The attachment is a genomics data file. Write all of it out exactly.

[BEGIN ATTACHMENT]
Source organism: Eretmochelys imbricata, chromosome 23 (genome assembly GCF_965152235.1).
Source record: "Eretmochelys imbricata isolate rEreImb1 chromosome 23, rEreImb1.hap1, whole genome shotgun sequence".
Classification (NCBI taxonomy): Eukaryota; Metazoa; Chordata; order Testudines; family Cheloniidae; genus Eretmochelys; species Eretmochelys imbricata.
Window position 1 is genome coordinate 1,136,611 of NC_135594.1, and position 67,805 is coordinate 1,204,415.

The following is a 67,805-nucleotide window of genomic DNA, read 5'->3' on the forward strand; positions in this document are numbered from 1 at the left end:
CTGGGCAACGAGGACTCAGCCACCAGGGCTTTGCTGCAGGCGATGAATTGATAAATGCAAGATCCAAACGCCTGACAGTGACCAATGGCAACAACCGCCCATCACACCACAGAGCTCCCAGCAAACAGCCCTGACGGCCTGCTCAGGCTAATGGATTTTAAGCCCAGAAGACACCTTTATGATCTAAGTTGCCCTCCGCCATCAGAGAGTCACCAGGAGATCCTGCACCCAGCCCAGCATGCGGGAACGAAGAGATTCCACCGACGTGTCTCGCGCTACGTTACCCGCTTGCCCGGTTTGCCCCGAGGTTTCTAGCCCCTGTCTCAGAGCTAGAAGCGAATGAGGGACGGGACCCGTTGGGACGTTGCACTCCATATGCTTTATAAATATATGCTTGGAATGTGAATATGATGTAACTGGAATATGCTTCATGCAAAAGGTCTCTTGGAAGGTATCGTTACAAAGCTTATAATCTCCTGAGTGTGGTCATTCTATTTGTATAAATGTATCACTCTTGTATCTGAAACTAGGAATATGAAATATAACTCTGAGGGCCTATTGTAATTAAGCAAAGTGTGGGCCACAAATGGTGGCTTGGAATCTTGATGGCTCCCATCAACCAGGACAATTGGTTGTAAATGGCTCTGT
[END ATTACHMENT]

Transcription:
Source organism: Eretmochelys imbricata, chromosome 23 (genome assembly GCF_965152235.1).
Source record: "Eretmochelys imbricata isolate rEreImb1 chromosome 23, rEreImb1.hap1, whole genome shotgun sequence".
Classification (NCBI taxonomy): Eukaryota; Metazoa; Chordata; order Testudines; family Cheloniidae; genus Eretmochelys; species Eretmochelys imbricata.
Window position 1 is genome coordinate 1,136,611 of NC_135594.1, and position 67,805 is coordinate 1,204,415.

The following is a 67,805-nucleotide window of genomic DNA, read 5'->3' on the forward strand; positions in this document are numbered from 1 at the left end:
CTGGGCAACGAGGACTCAGCCACCAGGGCTTTGCTGCAGGCGATGAATTGATAAATGCAAGATCCAAACGCCTGACAGTGACCAATGGCAACAACCGCCCATCACACCACAGAGCTCCCAGCAAACAGCCCTGACGGCCTGCTCAGGCTAATGGATTTTAAGCCCAGAAGACACCTTTATGATCTAAGTTGCCCTCCGCCATCAGAGAGTCACCAGGAGATCCTGCACCCAGCCCAGCATGCGGGAACGAAGAGATTCCACCGACGTGTCTCGCGCTACGTTACCCGCTTGCCCGGTTTGCCCCGAGGTTTCTAGCCCCTGTCTCAGAGCTAGAAGCGAATGAGGGACGGGACCCGTTGGGACGTTGCACTCCATATGCTTTATAAATATATGCTTGGAATGTGAATATGATGTAACTGGAATATGCTTCATGCAAAAGGTCTCTTGGAAGGTATCGTTACAAAGCTTATAATCTCCTGAGTGTGGTCATTCTATTTGTATAAATGTATCACTCTTGTATCTGAAACTAGGAATATGAAATATAACTCTGAGGGCCTATTGTAATTAAGCAAAGTGTGGGCCACAAATGGTGGCTTGGAATCTTGATGGCTCCCATCAACCAGGACAATTGGTTGTAAATGGCTCTGT